Monday, April 26, 2010

Etymology Monday: Reader Mailbag

The title is somewhat misleading, I suppose, as I didn't actually receive this question in the mail. Like many of these updates, it began with the First Mate yelling down at me through the sniper window in his office loft/nerdcave: "Hey, etymology question. How come..."

Today, the sentence ended "...the German word for poison is 'Gift' and the English word 'gift' is nothing close? Did one branch change the meaning and retain the word, or do they come from different roots? Or are they just being sarcastic?" This brings up a topic which fascinates me as a student of lexical borrowing: false cognates, which are terms that mean one thing in one language and something quite different in another. I first encountered these slippery words as a fumbling French exchange student discovering that confus actually means "embarrassed" (which, to be fair, I usually also was.) I haven't catalogued an exhaustive list, but I would guess that English was exceptionally prone to false cognates, given our propensity for absorbing foreign words and also for not really knowing what we're talking about most of the time.

So whence cometh the Gift/gift disparity? According to my new best friends, the American Heritage Dictionary of Indo-European roots and the Online Etymology Dictionary, both words originate from the Indo-European *ghabh,  "to give or receive."  The suffixed form *ghebh-ti-, "something given or received," seems to lead fairly clearly to "gift." In English, "gift" is a gift from Old Norse, supplanting the similar Old English word giefu. ("Gift" existed in Old English, but it meant "dowry or bride-price.") The Germanic *geban, meaning "to give," is the more immediate ancestor of both of these words, so at some point after the divergence of Old Norse and Anglo-Saxon, the word for "something given" evolved in Germanic to mean something more sinister.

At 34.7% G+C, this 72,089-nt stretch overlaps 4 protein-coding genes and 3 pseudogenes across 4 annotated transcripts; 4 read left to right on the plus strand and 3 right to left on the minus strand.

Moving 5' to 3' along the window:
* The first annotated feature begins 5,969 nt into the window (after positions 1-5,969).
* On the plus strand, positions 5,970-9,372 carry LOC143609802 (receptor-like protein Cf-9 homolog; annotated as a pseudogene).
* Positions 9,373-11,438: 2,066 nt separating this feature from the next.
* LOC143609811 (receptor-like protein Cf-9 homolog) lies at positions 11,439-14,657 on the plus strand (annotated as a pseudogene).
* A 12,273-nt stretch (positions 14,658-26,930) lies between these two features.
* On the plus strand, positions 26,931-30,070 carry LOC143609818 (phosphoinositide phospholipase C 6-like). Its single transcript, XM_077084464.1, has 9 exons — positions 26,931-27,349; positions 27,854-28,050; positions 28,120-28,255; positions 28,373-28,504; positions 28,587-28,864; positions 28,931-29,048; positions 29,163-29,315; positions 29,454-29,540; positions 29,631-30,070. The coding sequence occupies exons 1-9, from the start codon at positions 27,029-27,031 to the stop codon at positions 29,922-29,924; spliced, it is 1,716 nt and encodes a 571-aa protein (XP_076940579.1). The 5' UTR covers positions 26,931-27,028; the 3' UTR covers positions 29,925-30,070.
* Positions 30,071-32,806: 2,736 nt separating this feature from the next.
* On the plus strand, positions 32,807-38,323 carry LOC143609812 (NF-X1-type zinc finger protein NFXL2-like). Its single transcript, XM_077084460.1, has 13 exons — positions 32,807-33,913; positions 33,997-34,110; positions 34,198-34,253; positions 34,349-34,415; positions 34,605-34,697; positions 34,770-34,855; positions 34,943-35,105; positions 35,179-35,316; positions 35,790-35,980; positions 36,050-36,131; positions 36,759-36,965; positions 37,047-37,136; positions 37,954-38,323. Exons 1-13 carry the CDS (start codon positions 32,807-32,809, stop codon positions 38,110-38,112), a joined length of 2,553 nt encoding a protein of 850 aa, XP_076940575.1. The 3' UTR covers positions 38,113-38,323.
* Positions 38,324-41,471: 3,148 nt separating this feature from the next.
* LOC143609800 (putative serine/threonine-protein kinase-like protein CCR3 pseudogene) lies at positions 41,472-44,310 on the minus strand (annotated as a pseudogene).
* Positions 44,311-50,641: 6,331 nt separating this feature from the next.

Here, the trail ends, at least the one I can find on the internet. Yahoo! Answers suggests that at one time, "vergeben" meant both "to poison" and "to forgive" (how's that for irony?) but it became too confusing and so poisoning became "vergiften." Then again, this is Yahoo! Answers, so I might just as reputably have used an Ouija board to contact Arminius and asked him. It seems a not unlikely jump from "something given" to "something given in your rival's ale while he isn't looking," and by that point the Norse, English, and German branches of Germanic were far separated from each other. I do have to wonder, however, just how much cynicism I am justified in reading into this evolution. I also have to wonder if German tourists are ever endearingly confused in gift shops.


Posted by Silent Five @ 9:04 PM

Word of the Week

gymnosophy [jim-NAH-so-fee]

n. Philosophical, amusing, or nonsensical insights realized when naked, as in the shower or in bed. (recent coinage: att. S. Galasso, 2010)

Victoria and Albert enjoyed a spot of postprandial concupiscence culminating in a night of gymnosophy and coffee and crumpets at dawn.

The Silent Top Five: Bacon-Flavored Desserts

1) Bacon cheesecake.
2) Bacon gumballs.
3) Bacon ice cream.
4) Bacon-orange bars.
5) Bacon apple pie.

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This is all in no way meant to incur copyright-infringement-related wrath. I'm harmless. I promise. Oh, and if you're offended by anything I may post herein, I guarantee I didn't mean to do so (unless, of course, you are a humorless prig. In which case, go right on and be offended, with my blessings.)